According to oral tradition, a meeting of the chiefs of Asante states was called by Nana Osei Tutu of Kumase.
The main agenda was to unite under one of the chiefs. His stool would be greater than all the other stools, and any chief enstooled by any of the states was to swear the oath of allegiance to him. The old question of “Who would be chosen the head then”? again appeared. It was at this juncture that Okomfo Anokye explained that the problem would be solved by the ancestors and the gods. He would pray to the ancestors and the gods. At the end of the preyer,the ancestors and the gods would send a stool from the skies and the chief on whose laps it would descend and rest,would be the chosen chief.
According to oral tradition a festive Friday “Fofie” was chosen to be the day they would meet for the gods and ancestors to choose their king for them. When they agreed on the day , they were told by Okomfo Anokye to fast and pour libations to their ancestors and the gods until the chosen day. Then they dispersed to their various states.
On the appointed day, the chiefs met, each waiting to be the paramount chief or king elect. On that they , the atmosphere looked calm. Okomfo Anokye appeared amidst drumming and dancing. After some magical dances, he paused a little, jump here and there and began to all something from the sky. Drumming started again and the priest conjured. The sky became tense and a deafening noise was heard with lightning and thunder storm. Then a stool studding with gold descended on the apps of Nana Osei Tutu. It therefore meant that he had been chosen by the ancestors and the gods as the unquestionable king of the kings of the Asante Nation.
Finger nails and small collection of hair from each chief were collected, all was burnt and the ashes ,some smeared on the gold stool and the rest was mixed in palm wine for all the chiefs to drink. Okomfo Anokye told them that the gold stool contained the spirit and soul of the Asante Nation. The portion they drank meant that, they had sworn to the gods and ancestors, which meant they had taken an oath to unite and forget their past individual histories.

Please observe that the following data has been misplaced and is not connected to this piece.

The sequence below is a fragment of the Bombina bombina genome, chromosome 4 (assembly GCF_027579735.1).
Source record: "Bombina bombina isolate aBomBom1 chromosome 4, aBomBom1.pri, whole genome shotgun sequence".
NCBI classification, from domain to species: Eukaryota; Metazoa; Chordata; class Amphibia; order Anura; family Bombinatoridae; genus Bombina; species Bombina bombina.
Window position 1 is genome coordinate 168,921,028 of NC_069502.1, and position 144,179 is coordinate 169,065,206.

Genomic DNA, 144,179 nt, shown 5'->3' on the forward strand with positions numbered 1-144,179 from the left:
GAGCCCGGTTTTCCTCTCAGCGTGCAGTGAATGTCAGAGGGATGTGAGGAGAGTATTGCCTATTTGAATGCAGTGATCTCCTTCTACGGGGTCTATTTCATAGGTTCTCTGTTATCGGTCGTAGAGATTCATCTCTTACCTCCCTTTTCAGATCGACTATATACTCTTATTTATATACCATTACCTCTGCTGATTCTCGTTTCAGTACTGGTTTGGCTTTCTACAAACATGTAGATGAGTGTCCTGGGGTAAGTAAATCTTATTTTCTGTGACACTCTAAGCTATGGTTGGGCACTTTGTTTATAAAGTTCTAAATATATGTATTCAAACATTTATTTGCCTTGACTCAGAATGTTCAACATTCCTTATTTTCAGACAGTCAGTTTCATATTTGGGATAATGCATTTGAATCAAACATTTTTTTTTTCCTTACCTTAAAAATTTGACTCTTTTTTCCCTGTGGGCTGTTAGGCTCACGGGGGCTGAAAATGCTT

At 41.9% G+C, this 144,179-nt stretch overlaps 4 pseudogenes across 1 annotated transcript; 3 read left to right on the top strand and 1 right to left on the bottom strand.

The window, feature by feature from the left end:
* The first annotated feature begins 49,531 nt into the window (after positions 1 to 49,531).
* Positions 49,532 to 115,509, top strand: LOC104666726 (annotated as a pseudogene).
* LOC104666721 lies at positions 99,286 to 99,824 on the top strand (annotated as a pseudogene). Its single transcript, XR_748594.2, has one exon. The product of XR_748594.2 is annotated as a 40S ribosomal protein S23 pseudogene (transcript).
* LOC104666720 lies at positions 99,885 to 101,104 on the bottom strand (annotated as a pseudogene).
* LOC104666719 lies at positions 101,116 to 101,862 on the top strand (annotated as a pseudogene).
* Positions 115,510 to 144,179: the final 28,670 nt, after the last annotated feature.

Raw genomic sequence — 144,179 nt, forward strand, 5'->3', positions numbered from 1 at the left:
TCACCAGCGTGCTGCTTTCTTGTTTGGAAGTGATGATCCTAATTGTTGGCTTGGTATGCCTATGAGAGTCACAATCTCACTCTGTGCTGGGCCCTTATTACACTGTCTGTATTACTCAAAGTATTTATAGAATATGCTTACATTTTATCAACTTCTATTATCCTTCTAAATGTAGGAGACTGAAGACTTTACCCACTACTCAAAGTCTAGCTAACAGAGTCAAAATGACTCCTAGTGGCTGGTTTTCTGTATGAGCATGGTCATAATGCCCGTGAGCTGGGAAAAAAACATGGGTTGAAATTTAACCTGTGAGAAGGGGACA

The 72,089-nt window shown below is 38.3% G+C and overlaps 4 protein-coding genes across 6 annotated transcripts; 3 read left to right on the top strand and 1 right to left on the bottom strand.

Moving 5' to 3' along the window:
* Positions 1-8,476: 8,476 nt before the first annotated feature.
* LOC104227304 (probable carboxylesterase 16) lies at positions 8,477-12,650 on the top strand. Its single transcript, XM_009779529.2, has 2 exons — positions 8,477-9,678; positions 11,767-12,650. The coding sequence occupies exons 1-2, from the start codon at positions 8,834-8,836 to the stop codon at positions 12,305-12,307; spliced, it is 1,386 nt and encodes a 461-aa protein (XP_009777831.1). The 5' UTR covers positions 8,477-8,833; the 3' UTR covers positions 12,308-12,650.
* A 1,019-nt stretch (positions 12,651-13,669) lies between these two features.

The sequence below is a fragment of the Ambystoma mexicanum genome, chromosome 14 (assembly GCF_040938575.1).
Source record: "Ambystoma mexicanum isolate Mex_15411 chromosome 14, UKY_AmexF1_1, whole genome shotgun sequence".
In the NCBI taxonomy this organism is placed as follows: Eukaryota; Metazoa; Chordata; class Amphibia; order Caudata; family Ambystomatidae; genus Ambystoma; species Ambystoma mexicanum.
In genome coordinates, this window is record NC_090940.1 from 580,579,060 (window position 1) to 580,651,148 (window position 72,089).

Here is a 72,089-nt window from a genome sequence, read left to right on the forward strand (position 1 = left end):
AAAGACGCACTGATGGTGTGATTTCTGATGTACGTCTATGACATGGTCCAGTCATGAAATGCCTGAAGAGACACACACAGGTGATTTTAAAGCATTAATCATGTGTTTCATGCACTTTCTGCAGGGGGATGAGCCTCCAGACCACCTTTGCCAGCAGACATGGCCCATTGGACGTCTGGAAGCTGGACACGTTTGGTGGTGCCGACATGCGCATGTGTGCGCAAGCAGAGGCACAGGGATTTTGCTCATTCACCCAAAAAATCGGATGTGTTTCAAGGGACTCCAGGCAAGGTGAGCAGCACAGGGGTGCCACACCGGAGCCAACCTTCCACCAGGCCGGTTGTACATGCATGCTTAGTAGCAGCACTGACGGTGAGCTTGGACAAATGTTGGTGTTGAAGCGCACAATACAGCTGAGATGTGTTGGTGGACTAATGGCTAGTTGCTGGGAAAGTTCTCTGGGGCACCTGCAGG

Nana Osei Tutu took the oath of allegiance to the golden stool and all the chiefs, and each of them in turn took an oath of allegiance to Nana Osei Tutu and the oath never to raise arms against the Golden Stool. That was the beginning of Asante Kingdom. Nana Osei Tutu was therefore made the first King of the Asante Kingdom.
The Golden Stool is sacred to the Asante, as it is believed that it contains , the spirit or soul of the Asante people. Just as man cannot live without a soul, so the Ashanti would cease to exist if the Golden Stool were to be taken from them.
The Golden Stool is regarded as sacred that not even the king was allowed to sit on it, a symbol of nationhood and unity.
The Golden Stool is a curved seat 46 cm high with a platform 61 cm wide and 30 cm deep. Its entire surface is inlaid with gold, and hung with bells to warn the king of impending danger. It is an Asante legend and has only been seen by the Asante ethnic group’s royalty. Only the king and trusted advisers know the hiding place of the Golden Stool. Replicas of the Golden Stool have been produced for the Asante chiefs and at their funerals are ceremonially blackened with animal blood, a symbol of their power for generations.
The Asantes have always defended their Golden Stool when it was under threat. In 1896, the Asantes allowed their King, Prempeh I, to be exiled rather than risk losing a war and the Golden Stool in the process. The Governor of the Gold Coast, Sir Frederick Hodgson, demanded to sit on the stool in the year 1900. The Asantes remained silent and when the assembly ended, they went home and prepared for war (the War of the Golden Stool). Although Asante lost on the battlefield, Asante claimed victory because Asante fought only to preserve the sanctity of the Golden Stool, and Asante had.
The Asantes have always been proud of the uniqueness of their Golden Stool, and it signified not only their independence, but a common bond between their Asante people ethnic group. When King Kwadwo Adinkra of Gyaaman made a golden stool for himself in their early 1800s, the reigning Asante King( Asantehene) was so annoyed that he led a massive army against Kwadwo Adinkra. Kwadwo Adinkra’s forces were completely destroyed near Bondoukou, and Kwadwo Adinkra was decapitated.
The Asante King (Asantehene) then ordered that the counterfeit golden stool be melted down and made into two golden masks representing Adinkra’s “ugly” face. These masks still hang today on each side of the Asante Golden Stool as a reminder of the incident